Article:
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Chapter 20.3 : Saturated and Unsaturated Hydrocarbons

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Chapter 20.3 : Saturated and Unsaturated Hydrocarbons

  1. 1. Chapter 20.3 and 4<br />Saturated and Unsaturated Hydrocarbons<br />
  2. 2. Objectives:<br />Distinguish among the structures of alkanes, alkenes, alkynes, and aromatic hydrocarbons<br />Write structural formulas and names for alkanes, alkenes, and alkynes<br />Relate properties of different types of hydrocarbons to their structures.<br />
  3. 3. Hydrocarbons<br />Compounds that contain only carbon and hydrogen<br />Simplest class of organic compounds.<br />All other organic compounds can be viewed as<br />hydrocarbons in which one or more hydrogen atoms have been replaced by other atoms or other groups of atoms<br />Saturated hydrocarbons<br />Each carbon atom in the molecule forms four single covalent bonds with other atoms<br />Alkanes<br />Hydrocarbons that contain only single bonds <br />
  4. 4. Straight-chain alkanes differ from one another by one carbon atom and two hydrogen atoms, a –CH2– group<br />homologous series<br />General molecular formula <br />Same for all members of a homologous series<br />Straight-chain alkanes, <br />the general formula CnH2n+2<br />Propane<br />
  5. 5. Alkanes<br />butane<br />
  6. 6. alkanes in which the carbon atoms are arranged in a ring, or cyclic, structure<br />Cycloalkanes<br />Skeletal representation<br />
  7. 7. General formula – cycloalkanes<br />CnH2n<br />2 <br />fewer hydrogen atoms than noncyclic alkanes<br />Cycloalkanes have no free ends where a carbon atom is attached to three hydrogen atoms<br />pentane<br />
  8. 8. Historically, the names were derived from the sources in which they were found<br />A systematic naming method for organic compounds became necessary because of the many organic compounds that are possible<br />IUPAC - International Union of Pure and Applied Chemistry<br />Systematic naming, tells what the structure of an organic compound is by looking at its name<br />Systematic Names of Alkanes<br />hexane<br />
  9. 9. Use the prefix that corresponds to the number of carbon atoms<br />add the suffix –ane<br />Unbranched-chain alkane nomenclature<br />C<br />C<br />C<br />C<br />C<br />pentane<br />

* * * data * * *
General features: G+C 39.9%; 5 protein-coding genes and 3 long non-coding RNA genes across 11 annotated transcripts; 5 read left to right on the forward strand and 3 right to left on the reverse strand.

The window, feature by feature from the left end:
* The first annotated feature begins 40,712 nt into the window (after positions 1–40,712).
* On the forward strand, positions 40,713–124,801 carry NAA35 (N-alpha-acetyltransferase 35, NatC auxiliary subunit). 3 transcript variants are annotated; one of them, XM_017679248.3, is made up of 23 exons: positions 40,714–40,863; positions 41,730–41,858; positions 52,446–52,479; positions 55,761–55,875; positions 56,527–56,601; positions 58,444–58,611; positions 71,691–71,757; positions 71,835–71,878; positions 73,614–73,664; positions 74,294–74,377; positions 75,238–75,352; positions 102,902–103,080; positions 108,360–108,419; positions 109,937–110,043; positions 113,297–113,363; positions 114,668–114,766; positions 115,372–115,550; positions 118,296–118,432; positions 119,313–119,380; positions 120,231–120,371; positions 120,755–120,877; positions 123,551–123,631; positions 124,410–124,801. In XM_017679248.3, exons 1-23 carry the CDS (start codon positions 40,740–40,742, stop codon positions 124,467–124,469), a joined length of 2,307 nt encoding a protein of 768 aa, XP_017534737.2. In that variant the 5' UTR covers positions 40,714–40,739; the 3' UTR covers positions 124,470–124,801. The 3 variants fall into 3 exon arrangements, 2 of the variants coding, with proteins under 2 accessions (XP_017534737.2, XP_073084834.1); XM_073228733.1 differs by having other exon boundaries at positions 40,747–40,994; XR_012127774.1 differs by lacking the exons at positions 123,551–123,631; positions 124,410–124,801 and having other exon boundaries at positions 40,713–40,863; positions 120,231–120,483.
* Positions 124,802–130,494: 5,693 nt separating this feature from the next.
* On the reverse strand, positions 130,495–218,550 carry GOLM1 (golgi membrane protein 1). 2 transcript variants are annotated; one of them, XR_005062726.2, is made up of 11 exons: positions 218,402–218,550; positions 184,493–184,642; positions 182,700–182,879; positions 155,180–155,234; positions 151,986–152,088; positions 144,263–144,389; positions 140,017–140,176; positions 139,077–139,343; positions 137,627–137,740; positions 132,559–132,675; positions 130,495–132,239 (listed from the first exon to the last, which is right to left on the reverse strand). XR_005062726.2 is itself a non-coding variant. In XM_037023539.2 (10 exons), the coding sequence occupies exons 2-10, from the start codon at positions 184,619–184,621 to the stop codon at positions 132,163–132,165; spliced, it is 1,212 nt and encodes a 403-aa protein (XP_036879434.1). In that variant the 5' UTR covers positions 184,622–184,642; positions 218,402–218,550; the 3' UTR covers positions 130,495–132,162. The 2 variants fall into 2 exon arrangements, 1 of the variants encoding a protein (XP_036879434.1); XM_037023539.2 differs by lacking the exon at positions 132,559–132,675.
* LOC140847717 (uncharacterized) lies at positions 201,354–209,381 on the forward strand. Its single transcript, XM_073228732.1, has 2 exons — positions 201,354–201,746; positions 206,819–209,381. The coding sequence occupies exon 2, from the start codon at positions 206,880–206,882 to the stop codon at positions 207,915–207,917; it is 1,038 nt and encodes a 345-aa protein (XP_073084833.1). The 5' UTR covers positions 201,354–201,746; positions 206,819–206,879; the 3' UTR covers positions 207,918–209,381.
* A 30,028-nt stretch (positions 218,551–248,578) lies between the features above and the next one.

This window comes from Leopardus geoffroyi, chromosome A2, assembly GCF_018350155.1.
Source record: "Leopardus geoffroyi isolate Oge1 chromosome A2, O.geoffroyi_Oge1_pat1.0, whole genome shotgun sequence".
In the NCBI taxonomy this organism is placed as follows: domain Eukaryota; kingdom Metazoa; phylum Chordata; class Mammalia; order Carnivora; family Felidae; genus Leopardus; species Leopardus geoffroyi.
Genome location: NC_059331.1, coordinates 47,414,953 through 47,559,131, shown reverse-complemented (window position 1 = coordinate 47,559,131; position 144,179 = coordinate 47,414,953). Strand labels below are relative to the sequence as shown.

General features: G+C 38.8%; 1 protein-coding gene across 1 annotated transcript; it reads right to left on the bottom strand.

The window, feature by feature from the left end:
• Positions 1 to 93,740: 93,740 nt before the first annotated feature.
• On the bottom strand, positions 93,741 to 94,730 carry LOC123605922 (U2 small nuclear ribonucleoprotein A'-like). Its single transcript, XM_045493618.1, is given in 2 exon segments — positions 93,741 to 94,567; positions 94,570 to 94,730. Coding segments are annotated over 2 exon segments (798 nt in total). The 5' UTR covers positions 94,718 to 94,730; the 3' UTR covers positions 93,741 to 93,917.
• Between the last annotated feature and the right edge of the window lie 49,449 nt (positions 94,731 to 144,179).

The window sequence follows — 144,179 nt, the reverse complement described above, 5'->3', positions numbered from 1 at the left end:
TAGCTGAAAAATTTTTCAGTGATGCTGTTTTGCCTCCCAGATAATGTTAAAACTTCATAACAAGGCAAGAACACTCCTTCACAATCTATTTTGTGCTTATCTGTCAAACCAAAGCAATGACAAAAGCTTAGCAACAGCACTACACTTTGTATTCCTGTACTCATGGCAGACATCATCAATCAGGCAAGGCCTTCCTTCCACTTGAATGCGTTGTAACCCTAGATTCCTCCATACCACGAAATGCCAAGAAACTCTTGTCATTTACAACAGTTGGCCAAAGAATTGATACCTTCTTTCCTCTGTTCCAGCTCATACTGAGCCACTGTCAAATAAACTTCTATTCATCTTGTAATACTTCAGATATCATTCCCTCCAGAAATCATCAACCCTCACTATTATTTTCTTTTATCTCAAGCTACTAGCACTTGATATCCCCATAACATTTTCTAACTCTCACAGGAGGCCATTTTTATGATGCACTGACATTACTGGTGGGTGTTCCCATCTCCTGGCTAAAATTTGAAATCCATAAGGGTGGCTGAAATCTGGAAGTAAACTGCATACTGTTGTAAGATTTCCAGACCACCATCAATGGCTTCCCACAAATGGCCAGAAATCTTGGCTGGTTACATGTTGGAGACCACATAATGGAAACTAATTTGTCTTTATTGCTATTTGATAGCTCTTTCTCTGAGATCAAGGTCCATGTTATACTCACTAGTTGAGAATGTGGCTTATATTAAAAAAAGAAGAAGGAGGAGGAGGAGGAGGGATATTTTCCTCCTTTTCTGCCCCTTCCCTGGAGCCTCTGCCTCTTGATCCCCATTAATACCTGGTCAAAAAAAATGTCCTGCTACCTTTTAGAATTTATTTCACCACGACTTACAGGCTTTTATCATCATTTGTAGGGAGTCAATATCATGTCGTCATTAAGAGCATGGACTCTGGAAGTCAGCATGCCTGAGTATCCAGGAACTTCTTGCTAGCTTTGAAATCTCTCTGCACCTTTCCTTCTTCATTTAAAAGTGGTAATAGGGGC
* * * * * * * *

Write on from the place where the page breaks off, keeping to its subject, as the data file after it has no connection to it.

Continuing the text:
10. 10. All Prefixes<br />
  11. 11.
  12. 12. Branched-chain alkane nomenclature<br />Alkyl groups<br />Groups of atoms that are formed when one hydrogen atom is removed from an alkane molecule<br />Small carbon chains<br />Naming an alkyl group<br />Replacing the suffix -aneof the parent alkane with the suffix -yl<br />
  13. 13. first locate the parent hydrocarbon <br />the longest continuous chain that contains the most straight-chain branches<br />Do not be tricked by the way the molecule is drawn: the longest chain with the most straight-chain branches may be shown bent:<br />not:<br />
  14. 14. name the parent hydrocarbon<br />add the suffix -ane to the correct prefix<br />OCTANE<br />Now identify and name the alkyl groups<br />The three –CH3 groups are methyl groups. <br />The –CH2–CH3 group is an ethyl group<br />Arrange the names in alphabetical order in front of the name of the parent hydrocarbon<br />ethyl methyloctane<br />
  15. 15. To show that there are three methyl groups present, attach the prefix tri- to the name methyl to form trimethyl<br />ethyl trimethyloctane<br />show the locations of the alkyl groups on the parent hydrocarbon<br />Number the octane chain so that the alkyl groups have the lowest numbers possible<br />not:<br />
  16. 16. Place the location numbers of each of the alkyl groups in front of its name. Separate the numbers from the names of the alkyl groups with hyphens<br />The ethyl group is on carbon 3. Because there are three methyl groups, there will be three numbers, separated by commas, in front of trimethyl<br />3-ethyl-2,4,5-trimethyloctane<br />